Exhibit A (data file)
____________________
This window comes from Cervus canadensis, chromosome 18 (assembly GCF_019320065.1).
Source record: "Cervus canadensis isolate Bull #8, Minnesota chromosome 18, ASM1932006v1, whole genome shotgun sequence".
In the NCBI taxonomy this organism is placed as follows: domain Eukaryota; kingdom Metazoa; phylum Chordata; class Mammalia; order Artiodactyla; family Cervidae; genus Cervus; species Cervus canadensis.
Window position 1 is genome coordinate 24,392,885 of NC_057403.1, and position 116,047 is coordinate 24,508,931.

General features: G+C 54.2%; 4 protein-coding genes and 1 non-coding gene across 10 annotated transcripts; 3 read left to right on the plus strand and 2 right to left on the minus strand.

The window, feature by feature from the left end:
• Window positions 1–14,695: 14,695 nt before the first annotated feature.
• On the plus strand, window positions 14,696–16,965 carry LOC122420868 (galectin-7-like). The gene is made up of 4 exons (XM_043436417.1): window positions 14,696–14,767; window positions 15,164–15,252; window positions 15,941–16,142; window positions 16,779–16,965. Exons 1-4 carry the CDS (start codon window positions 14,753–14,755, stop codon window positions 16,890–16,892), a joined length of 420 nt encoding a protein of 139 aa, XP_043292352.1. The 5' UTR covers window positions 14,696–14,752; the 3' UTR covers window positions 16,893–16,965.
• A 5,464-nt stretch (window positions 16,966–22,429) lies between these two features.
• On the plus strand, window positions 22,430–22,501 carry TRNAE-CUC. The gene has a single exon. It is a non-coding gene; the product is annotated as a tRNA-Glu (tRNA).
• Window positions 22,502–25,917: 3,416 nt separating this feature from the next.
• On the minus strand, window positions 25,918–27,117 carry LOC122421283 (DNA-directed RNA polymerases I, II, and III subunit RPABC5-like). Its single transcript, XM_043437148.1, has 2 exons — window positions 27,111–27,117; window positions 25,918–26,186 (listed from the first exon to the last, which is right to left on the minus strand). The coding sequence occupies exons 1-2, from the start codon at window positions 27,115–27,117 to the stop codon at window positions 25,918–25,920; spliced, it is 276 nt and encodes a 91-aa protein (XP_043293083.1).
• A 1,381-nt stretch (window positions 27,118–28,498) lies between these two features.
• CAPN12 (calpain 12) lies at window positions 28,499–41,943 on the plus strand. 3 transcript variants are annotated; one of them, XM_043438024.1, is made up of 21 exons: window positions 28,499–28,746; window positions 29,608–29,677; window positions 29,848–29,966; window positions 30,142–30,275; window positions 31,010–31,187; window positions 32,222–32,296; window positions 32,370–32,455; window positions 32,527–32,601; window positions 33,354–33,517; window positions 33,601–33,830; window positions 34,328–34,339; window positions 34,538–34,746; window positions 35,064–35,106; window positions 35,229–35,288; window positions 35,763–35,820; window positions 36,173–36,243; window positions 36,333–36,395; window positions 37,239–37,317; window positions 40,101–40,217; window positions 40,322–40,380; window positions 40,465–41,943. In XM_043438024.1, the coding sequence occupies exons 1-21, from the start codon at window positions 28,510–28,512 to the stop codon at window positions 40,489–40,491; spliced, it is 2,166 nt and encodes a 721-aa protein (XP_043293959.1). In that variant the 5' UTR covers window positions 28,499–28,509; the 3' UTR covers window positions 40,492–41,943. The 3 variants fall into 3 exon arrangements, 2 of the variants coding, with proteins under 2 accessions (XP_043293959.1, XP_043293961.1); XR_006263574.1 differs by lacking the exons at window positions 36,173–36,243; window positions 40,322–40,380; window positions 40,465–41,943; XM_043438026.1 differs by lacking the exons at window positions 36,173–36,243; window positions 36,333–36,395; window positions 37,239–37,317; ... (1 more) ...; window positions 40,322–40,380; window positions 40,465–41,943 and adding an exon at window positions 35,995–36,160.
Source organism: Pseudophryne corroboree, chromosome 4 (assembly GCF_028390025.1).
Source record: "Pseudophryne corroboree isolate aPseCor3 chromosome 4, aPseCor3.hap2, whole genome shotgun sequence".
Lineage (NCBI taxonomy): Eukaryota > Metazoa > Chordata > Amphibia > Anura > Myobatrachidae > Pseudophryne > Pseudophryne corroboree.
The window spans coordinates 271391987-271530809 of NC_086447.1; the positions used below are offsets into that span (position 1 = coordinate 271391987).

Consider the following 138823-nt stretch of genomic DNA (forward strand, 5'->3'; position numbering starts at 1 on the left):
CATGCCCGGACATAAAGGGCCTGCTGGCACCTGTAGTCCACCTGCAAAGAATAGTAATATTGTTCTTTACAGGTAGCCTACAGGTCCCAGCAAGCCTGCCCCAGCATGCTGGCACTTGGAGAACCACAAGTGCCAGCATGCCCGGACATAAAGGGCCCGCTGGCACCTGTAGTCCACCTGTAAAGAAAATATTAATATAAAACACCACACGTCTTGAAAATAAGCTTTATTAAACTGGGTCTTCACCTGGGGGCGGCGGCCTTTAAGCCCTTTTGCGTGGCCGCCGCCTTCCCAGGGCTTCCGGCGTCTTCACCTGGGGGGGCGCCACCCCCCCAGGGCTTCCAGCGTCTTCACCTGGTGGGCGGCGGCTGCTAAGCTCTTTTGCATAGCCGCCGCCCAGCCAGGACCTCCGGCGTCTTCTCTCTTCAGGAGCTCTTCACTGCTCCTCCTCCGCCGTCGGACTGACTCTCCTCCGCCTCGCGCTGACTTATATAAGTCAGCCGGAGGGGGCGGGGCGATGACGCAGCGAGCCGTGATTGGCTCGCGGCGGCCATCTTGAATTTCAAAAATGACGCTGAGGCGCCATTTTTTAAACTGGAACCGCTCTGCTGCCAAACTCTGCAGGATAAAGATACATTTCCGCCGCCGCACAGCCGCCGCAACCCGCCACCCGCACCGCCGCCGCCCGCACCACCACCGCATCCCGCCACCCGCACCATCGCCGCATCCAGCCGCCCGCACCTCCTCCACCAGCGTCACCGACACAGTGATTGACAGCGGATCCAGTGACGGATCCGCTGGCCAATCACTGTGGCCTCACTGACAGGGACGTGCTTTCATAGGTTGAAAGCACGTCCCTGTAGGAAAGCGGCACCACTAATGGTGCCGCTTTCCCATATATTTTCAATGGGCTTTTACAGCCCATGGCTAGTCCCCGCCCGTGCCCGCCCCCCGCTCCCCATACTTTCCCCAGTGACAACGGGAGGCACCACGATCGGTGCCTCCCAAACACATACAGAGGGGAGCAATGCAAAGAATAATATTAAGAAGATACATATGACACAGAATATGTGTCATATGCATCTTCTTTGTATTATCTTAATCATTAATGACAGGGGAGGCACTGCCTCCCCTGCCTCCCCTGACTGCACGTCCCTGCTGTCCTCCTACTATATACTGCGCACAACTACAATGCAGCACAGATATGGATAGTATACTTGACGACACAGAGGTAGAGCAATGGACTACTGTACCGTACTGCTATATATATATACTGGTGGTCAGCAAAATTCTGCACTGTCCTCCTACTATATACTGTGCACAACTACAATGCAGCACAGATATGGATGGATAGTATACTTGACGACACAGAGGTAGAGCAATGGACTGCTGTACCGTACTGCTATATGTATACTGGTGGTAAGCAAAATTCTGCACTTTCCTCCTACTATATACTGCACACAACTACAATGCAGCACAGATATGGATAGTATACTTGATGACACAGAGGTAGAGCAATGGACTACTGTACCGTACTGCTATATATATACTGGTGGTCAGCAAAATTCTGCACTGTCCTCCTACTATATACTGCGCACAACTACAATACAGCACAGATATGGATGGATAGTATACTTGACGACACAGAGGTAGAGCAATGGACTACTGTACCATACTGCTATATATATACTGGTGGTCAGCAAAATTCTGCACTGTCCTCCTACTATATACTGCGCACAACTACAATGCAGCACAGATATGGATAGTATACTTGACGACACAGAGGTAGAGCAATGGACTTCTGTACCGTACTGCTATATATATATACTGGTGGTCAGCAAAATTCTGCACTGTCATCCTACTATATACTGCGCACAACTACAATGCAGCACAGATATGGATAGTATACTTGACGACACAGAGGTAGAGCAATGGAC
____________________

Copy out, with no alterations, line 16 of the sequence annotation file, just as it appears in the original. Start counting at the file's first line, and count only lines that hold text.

Source record: "Pseudophryne corroboree isolate aPseCor3 chromosome 4, aPseCor3.hap2, whole genome shotgun sequence".